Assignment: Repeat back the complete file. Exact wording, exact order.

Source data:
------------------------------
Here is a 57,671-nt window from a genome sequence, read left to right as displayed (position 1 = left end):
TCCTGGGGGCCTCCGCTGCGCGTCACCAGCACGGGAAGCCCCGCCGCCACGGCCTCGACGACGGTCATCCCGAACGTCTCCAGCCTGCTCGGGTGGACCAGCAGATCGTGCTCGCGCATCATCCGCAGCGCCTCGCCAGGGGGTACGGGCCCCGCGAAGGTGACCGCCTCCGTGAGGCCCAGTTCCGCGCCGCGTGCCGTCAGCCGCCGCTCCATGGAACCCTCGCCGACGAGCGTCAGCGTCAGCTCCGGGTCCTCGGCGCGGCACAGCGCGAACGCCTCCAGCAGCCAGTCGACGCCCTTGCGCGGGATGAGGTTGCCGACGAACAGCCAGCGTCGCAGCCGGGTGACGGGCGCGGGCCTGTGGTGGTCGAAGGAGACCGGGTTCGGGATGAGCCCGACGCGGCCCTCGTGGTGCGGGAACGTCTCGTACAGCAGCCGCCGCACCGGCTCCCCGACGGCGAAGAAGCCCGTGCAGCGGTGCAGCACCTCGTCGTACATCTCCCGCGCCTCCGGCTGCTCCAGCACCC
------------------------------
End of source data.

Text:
Here is a 57,671-nt window from a genome sequence, read left to right as displayed (position 1 = left end):
TCCTGGGGGCCTCCGCTGCGCGTCACCAGCACGGGAAGCCCCGCCGCCACGGCCTCGACGACGGTCATCCCGAACGTCTCCAGCCTGCTCGGGTGGACCAGCAGATCGTGCTCGCGCATCATCCGCAGCGCCTCGCCAGGGGGTACGGGCCCCGCGAAGGTGACCGCCTCCGTGAGGCCCAGTTCCGCGCCGCGTGCCGTCAGCCGCCGCTCCATGGAACCCTCGCCGACGAGCGTCAGCGTCAGCTCCGGGTCCTCGGCGCGGCACAGCGCGAACGCCTCCAGCAGCCAGTCGACGCCCTTGCGCGGGATGAGGTTGCCGACGAACAGCCAGCGTCGCAGCCGGGTGACGGGCGCGGGCCTGTGGTGGTCGAAGGAGACCGGGTTCGGGATGAGCCCGACGCGGCCCTCGTGGTGCGGGAACGTCTCGTACAGCAGCCGCCGCACCGGCTCCCCGACGGCGAAGAAGCCCGTGCAGCGGTGCAGCACCTCGTCGTACATCTCCCGCGCCTCCGGCTGCTCCAGCACCC